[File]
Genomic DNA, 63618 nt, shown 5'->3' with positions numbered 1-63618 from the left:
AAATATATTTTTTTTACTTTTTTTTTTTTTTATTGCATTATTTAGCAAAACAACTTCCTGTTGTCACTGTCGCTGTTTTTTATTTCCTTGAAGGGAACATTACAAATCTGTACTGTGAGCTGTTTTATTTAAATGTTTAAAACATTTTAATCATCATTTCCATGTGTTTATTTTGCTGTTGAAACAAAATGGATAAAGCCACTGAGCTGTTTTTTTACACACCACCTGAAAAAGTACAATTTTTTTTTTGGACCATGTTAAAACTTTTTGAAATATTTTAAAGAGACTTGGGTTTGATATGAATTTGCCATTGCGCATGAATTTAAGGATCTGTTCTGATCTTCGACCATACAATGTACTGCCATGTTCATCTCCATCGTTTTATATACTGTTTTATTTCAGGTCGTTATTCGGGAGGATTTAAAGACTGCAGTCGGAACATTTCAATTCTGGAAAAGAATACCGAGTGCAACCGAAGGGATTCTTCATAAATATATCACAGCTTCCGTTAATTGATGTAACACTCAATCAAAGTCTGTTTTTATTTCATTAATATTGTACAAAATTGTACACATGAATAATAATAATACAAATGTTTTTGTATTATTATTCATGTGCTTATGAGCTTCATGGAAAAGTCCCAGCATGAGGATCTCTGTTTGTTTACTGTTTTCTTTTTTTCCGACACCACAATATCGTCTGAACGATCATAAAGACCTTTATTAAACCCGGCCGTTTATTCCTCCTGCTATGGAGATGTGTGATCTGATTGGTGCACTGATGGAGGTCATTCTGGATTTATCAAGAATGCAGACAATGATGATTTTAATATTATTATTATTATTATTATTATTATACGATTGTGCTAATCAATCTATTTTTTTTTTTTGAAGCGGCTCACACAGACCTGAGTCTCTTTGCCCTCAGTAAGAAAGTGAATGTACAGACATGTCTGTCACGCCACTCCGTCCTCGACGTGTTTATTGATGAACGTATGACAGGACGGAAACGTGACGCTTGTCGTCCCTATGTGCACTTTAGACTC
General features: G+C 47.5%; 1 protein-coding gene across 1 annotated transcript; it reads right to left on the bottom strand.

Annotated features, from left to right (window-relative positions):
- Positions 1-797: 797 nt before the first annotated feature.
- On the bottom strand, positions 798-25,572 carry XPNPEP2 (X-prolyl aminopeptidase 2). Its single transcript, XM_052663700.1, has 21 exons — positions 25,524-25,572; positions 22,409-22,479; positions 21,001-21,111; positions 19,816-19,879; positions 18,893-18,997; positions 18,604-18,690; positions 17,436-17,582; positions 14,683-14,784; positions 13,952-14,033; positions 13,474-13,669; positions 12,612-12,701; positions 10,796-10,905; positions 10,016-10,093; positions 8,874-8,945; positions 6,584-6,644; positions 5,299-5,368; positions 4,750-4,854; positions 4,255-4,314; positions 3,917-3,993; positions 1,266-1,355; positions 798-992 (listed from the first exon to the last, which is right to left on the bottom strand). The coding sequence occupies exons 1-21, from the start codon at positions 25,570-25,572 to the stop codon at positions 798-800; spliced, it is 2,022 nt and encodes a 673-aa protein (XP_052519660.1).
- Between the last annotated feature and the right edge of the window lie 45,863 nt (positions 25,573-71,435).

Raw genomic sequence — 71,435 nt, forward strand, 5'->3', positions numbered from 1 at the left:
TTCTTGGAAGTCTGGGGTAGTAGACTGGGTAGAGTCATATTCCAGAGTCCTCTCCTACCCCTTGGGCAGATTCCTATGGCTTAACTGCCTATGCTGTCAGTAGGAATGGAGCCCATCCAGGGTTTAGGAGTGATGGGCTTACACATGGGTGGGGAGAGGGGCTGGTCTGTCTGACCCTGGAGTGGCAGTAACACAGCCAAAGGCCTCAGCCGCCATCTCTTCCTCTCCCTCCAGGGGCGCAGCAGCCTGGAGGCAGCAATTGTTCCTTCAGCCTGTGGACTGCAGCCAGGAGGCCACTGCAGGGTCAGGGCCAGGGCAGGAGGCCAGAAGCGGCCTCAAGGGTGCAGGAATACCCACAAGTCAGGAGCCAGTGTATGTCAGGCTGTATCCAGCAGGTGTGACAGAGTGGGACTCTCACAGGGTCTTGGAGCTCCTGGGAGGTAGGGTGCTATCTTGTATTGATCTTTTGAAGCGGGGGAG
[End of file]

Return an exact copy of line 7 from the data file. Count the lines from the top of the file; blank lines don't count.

- Between the last annotated feature and the right edge of the window lie 45,863 nt (positions 25,573-71,435).